Catches may not always win matches, but some of them can certainly bring a crowd to life.
There were gasps of astonishment at Lord's as England's Paul Collingwood produced an astonishing, athletic effort to dismiss Faisal Iqbal.
Standing at third slip, instead of patrolling his normal one-day beat at backward point, he took off from the ground and with his arm stretched vertically, clutched the ball in his fingertips.
But Collingwood is up against some stiff competition when it comes to deciding the best catch ever taken. BBC Sport looks back at a few rival contenders.
VASBERT DRAKES, WEST INDIES v CANADA, 2003 WORLD CUP
Canada's John Davison had raced to the fastest World Cup century and was 111 not out off 75 balls when he attempted to launch Wavell Hinds over long-on for his seventh six.
The ball had apparently cleared Drakes, when he somehow jumped backwards and was almost horizontal to the ground when he grabbed the ball in his right hand.
SHAHID AFRIDI, PAKISTAN v ENGLAND, LORD'S 2001
England were chasing a target of 243 to win a one-day game at Lord's and were almost there on 237-8 when Marcus Trescothick, on 137, failed to middle a lofted shot off Saqlain Mushtaq.
Afridi and Shoaib Malik both sprinted towards the ball and despite a collision which left Malik with a broken arm, Afridi managed to keep his eye on the ball and take the catch.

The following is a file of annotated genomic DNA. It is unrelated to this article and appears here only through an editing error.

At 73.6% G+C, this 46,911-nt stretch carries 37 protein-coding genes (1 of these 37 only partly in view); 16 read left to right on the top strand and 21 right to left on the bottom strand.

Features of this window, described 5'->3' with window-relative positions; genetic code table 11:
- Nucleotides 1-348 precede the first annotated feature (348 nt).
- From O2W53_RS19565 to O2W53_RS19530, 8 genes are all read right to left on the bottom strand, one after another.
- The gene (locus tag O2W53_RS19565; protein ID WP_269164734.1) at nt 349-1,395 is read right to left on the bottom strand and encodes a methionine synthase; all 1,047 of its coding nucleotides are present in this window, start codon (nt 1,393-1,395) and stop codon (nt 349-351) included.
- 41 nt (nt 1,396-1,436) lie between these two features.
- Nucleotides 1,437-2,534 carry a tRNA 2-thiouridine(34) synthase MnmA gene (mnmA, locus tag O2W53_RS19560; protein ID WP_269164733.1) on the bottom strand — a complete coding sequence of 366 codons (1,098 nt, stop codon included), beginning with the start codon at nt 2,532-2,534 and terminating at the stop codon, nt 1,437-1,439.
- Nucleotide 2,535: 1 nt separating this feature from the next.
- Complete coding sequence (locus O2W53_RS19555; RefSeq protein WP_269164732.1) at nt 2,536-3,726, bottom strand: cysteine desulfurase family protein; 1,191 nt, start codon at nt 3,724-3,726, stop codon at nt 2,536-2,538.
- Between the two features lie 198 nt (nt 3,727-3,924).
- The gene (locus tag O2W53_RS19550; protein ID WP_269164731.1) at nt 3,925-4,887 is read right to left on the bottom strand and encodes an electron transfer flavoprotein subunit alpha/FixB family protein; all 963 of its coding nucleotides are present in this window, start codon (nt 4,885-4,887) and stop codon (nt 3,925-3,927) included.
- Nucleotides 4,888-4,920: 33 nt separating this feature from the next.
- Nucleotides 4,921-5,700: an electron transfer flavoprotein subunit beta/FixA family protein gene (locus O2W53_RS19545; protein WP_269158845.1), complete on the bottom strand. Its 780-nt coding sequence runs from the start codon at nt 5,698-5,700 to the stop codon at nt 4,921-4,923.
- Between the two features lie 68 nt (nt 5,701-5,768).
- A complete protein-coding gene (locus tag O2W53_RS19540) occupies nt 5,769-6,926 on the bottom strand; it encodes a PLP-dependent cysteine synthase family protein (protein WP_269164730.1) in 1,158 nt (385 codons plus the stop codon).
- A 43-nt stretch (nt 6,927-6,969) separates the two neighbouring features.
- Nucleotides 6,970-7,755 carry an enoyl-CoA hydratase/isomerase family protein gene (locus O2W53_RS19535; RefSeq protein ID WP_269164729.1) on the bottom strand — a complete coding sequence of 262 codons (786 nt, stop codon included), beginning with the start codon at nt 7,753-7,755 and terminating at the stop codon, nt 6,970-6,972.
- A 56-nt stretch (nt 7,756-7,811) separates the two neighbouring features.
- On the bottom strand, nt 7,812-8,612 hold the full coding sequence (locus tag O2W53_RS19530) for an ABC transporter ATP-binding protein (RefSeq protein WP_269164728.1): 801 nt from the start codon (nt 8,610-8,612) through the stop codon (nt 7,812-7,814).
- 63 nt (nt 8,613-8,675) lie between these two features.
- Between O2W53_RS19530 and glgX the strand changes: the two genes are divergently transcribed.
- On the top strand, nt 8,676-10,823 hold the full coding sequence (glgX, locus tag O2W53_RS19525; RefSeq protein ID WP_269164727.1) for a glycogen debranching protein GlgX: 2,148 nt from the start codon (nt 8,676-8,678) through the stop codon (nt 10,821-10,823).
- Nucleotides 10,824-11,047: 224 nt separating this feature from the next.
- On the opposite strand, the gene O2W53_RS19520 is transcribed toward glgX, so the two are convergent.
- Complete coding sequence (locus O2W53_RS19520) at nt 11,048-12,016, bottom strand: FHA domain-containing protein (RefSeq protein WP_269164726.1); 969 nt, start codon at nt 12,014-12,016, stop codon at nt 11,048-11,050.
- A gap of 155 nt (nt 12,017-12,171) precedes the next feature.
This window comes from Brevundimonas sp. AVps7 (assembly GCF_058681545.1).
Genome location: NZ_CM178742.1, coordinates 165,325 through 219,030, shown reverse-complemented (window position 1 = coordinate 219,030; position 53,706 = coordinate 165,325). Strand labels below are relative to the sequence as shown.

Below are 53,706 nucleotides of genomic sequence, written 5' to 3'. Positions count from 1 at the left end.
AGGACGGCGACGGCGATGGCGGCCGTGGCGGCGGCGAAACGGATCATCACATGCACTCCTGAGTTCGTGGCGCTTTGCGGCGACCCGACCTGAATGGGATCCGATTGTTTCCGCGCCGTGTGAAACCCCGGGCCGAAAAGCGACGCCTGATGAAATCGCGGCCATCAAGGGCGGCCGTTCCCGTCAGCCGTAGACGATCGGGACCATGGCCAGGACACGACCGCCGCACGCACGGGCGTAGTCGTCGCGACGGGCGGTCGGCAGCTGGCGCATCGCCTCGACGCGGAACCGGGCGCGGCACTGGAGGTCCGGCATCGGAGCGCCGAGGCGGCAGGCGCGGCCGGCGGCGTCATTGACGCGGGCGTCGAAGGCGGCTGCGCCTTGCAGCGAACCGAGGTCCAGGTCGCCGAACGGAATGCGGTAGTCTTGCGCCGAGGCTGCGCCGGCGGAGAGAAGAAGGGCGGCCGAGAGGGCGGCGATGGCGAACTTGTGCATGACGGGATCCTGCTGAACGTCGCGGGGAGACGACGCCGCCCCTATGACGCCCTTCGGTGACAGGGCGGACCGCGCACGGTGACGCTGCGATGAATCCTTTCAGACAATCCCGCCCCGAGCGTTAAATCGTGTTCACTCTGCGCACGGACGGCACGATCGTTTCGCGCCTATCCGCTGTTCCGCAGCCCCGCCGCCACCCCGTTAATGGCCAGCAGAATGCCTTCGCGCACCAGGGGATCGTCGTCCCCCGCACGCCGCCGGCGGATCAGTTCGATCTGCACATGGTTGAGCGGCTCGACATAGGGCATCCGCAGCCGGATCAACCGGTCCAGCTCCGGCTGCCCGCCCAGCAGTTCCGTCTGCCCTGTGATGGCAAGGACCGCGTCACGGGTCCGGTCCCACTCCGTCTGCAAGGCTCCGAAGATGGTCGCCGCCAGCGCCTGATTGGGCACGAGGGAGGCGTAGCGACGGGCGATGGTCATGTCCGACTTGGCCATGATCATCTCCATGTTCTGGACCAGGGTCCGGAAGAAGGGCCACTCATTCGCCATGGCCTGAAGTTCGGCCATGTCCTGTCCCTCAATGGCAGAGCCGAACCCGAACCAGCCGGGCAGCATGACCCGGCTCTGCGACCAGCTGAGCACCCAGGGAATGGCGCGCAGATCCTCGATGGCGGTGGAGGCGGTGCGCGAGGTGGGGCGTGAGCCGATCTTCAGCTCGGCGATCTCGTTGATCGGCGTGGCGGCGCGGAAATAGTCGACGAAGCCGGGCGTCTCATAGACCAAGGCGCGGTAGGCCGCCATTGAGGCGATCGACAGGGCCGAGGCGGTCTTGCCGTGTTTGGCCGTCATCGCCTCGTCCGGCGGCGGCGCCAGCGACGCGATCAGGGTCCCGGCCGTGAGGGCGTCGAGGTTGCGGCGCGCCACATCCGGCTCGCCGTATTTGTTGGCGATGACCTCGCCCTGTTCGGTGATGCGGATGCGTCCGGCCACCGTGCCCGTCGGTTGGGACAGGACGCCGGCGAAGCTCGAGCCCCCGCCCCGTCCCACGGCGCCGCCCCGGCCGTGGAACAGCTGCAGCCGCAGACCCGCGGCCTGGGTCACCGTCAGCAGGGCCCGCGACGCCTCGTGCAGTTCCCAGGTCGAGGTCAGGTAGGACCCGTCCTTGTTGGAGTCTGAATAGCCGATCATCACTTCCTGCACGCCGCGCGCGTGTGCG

JAMES KIRTLEY, ENGLAND v INDIA, LORD'S 2002
Catches on the boundary edge are often routine, but that was certainly not the case as Kirtley flung himself to his left to dismiss Sourav Ganguly during a one-day international.
The ball was just inches off the ground when Kirtley got his fingers underneath it but ultimately it was all in vain as India won by six wickets.
JONTY RHODES, SOUTH AFRICA v ENGLAND, EDGBASTON 1998
The speed, agility and anticipation of Rhodes was unequalled and he pulled off many magnificent catches during his career.
But perhaps the best of all came when he dismissed Robert Croft with a spectacular two-handed effort with most observers unable to believe he got anywhere near it.
GLENN McGRATH, AUSTRALIA v ENGLAND, ADELAIDE 2002
England's hopes of avoiding an innings defeat at the Adelaide Oval faded as McGrath flew through the air to catch Michael Vaughan and leave them on 114-5.
Not one of the game's natural athletes, McGrath was stationed at deep square leg when he dived to take Vaughan's pull just inside the fence.
PAUL COLLINGWOOD, ENGLAND V AUSTRALIA, BRISTOL 2005
Australia were desperate to put the humiliation of defeat by Bangladesh at Cardiff behind them when they took on England for the first time in last summer's NatWest Series.
But they were already in trouble on 63-3 when Matthew Hayden attempted a square cut and Collingwood leapt with his arm stretched vertically above him to pluck the ball out of the air. England went on to win the game by three wickets.